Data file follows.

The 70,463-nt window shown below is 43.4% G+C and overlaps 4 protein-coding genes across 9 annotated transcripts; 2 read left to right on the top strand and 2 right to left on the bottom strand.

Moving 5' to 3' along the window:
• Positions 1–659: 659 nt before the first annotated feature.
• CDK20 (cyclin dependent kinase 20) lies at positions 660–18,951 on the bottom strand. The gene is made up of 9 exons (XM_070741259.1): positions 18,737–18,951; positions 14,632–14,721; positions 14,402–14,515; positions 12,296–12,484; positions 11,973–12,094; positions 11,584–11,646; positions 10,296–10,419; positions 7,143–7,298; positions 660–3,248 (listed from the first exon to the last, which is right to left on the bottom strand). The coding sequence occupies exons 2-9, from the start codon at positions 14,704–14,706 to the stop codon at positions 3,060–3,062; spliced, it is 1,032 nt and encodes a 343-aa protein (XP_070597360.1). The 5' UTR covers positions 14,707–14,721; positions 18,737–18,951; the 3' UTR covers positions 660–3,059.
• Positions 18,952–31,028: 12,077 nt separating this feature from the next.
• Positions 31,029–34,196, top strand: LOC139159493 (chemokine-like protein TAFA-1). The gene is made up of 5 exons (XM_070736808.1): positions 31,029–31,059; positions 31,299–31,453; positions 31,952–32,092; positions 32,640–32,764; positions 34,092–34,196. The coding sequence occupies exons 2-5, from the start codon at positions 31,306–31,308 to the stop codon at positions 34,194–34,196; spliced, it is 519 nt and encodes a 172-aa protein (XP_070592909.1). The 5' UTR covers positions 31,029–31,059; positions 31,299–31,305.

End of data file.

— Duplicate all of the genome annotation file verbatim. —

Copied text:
The 70,463-nt window shown below is 43.4% G+C and overlaps 4 protein-coding genes across 9 annotated transcripts; 2 read left to right on the top strand and 2 right to left on the bottom strand.

Moving 5' to 3' along the window:
• Positions 1–659: 659 nt before the first annotated feature.
• CDK20 (cyclin dependent kinase 20) lies at positions 660–18,951 on the bottom strand. The gene is made up of 9 exons (XM_070741259.1): positions 18,737–18,951; positions 14,632–14,721; positions 14,402–14,515; positions 12,296–12,484; positions 11,973–12,094; positions 11,584–11,646; positions 10,296–10,419; positions 7,143–7,298; positions 660–3,248 (listed from the first exon to the last, which is right to left on the bottom strand). The coding sequence occupies exons 2-9, from the start codon at positions 14,704–14,706 to the stop codon at positions 3,060–3,062; spliced, it is 1,032 nt and encodes a 343-aa protein (XP_070597360.1). The 5' UTR covers positions 14,707–14,721; positions 18,737–18,951; the 3' UTR covers positions 660–3,059.
• Positions 18,952–31,028: 12,077 nt separating this feature from the next.
• Positions 31,029–34,196, top strand: LOC139159493 (chemokine-like protein TAFA-1). The gene is made up of 5 exons (XM_070736808.1): positions 31,029–31,059; positions 31,299–31,453; positions 31,952–32,092; positions 32,640–32,764; positions 34,092–34,196. The coding sequence occupies exons 2-5, from the start codon at positions 31,306–31,308 to the stop codon at positions 34,194–34,196; spliced, it is 519 nt and encodes a 172-aa protein (XP_070592909.1). The 5' UTR covers positions 31,029–31,059; positions 31,299–31,305.